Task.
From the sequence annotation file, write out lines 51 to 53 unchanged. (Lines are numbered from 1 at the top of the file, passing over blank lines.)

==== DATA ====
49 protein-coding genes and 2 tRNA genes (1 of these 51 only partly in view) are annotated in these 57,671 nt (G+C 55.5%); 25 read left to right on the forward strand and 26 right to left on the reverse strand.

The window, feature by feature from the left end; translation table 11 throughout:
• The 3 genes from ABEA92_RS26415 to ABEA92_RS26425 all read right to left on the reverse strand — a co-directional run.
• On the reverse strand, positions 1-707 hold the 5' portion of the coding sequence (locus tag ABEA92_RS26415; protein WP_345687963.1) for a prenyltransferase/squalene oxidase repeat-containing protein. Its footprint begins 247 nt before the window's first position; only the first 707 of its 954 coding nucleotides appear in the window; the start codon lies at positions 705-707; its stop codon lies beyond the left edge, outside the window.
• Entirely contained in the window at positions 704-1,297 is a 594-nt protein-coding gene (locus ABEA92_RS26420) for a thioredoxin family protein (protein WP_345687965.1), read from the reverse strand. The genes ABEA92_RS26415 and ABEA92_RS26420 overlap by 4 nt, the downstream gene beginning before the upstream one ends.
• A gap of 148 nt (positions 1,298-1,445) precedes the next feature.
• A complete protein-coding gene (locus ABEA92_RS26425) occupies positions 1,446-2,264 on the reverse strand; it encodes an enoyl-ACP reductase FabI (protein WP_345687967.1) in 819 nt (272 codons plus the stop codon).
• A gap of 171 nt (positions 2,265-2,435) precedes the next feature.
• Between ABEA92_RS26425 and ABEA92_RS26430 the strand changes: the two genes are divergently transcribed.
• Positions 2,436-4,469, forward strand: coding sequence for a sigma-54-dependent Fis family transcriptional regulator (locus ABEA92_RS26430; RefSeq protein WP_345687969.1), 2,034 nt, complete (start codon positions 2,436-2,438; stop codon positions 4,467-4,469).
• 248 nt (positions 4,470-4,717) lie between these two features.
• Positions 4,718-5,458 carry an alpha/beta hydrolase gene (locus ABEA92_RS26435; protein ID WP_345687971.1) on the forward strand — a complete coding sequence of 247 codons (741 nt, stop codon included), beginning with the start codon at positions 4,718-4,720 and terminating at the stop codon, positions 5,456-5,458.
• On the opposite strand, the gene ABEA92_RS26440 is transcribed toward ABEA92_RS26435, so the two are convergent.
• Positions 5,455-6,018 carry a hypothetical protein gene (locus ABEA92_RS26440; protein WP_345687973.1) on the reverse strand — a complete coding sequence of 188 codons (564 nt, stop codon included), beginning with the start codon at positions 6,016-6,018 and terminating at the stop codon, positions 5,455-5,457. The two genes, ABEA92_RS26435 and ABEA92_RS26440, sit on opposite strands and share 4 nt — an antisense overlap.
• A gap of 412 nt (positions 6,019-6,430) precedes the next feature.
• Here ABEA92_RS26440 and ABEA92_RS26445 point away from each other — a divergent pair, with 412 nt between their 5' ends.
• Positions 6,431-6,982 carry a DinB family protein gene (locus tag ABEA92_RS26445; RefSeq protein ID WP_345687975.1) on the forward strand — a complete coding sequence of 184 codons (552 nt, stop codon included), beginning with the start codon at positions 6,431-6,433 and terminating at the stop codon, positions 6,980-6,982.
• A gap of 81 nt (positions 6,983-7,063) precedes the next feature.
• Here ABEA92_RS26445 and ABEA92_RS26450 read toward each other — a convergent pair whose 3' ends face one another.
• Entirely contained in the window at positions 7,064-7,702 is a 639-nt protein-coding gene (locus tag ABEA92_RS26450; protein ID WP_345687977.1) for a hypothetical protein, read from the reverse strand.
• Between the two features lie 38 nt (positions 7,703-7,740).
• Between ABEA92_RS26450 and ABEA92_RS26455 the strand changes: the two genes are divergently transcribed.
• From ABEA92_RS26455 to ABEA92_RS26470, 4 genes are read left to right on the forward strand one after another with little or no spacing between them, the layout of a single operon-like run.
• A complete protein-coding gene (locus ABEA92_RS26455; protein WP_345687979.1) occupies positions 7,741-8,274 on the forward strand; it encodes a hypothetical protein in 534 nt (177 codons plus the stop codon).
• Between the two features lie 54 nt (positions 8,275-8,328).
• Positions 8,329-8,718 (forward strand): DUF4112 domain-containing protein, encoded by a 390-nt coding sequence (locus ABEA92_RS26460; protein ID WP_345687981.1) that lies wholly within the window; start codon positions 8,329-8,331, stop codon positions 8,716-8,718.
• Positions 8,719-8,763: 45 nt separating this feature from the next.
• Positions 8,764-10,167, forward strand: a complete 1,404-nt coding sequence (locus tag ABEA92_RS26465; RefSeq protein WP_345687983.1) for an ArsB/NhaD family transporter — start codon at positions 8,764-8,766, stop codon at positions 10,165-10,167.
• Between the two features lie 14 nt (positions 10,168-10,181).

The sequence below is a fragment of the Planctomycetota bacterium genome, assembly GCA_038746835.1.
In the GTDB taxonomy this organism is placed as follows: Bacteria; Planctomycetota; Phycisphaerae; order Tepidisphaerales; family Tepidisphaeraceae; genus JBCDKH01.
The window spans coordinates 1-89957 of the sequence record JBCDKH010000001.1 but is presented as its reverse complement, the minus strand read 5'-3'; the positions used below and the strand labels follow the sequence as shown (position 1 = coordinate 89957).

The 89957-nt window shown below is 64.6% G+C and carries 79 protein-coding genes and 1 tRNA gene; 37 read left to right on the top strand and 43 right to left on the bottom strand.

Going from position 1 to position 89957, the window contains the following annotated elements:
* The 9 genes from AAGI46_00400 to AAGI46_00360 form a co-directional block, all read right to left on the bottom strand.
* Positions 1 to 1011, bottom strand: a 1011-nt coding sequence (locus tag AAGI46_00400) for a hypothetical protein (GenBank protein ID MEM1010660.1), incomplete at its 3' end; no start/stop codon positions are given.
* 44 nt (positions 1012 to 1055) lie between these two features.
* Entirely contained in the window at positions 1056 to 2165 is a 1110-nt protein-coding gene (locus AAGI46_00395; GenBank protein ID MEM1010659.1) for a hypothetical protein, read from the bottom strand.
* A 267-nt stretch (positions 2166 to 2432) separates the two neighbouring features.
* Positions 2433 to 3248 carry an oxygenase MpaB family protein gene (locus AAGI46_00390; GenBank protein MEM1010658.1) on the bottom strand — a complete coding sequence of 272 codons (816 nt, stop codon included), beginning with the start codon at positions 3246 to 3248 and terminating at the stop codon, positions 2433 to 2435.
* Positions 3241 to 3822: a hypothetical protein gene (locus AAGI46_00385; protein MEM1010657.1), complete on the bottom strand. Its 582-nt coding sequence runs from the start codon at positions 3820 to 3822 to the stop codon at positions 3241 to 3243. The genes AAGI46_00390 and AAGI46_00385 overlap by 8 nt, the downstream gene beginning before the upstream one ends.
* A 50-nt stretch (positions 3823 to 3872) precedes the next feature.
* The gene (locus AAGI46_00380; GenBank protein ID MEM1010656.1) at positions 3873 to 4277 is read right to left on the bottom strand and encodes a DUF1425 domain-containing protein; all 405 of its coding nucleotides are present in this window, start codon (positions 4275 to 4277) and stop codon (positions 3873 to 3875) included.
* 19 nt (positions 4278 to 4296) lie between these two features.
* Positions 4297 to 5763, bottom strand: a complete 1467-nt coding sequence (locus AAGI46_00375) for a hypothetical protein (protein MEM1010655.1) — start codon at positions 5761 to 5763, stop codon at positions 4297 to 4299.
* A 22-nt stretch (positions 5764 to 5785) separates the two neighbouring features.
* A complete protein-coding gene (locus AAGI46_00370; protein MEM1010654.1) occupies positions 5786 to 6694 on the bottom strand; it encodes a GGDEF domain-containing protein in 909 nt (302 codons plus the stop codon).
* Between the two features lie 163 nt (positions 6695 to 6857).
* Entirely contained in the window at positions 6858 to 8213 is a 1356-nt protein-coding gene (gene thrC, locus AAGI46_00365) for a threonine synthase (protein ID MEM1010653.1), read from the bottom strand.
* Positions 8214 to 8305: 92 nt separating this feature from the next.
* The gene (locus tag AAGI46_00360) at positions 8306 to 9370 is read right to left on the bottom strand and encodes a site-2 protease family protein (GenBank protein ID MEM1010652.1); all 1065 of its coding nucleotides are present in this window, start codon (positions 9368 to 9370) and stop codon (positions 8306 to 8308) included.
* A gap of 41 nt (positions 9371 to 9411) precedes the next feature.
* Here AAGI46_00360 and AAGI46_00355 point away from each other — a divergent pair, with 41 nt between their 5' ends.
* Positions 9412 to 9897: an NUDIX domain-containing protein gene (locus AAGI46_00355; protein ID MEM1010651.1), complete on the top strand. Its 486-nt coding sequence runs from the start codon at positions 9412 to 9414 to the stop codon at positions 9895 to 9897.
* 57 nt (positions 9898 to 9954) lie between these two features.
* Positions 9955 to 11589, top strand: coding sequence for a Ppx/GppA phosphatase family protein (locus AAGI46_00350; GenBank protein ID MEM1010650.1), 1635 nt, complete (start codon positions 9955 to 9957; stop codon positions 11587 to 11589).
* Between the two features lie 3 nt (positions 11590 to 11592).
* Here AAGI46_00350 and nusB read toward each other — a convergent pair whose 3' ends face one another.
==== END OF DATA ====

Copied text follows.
* The gene (locus tag AAGI46_00360) at positions 8306 to 9370 is read right to left on the bottom strand and encodes a site-2 protease family protein (GenBank protein ID MEM1010652.1); all 1065 of its coding nucleotides are present in this window, start codon (positions 9368 to 9370) and stop codon (positions 8306 to 8308) included.
* A gap of 41 nt (positions 9371 to 9411) precedes the next feature.
* Here AAGI46_00360 and AAGI46_00355 point away from each other — a divergent pair, with 41 nt between their 5' ends.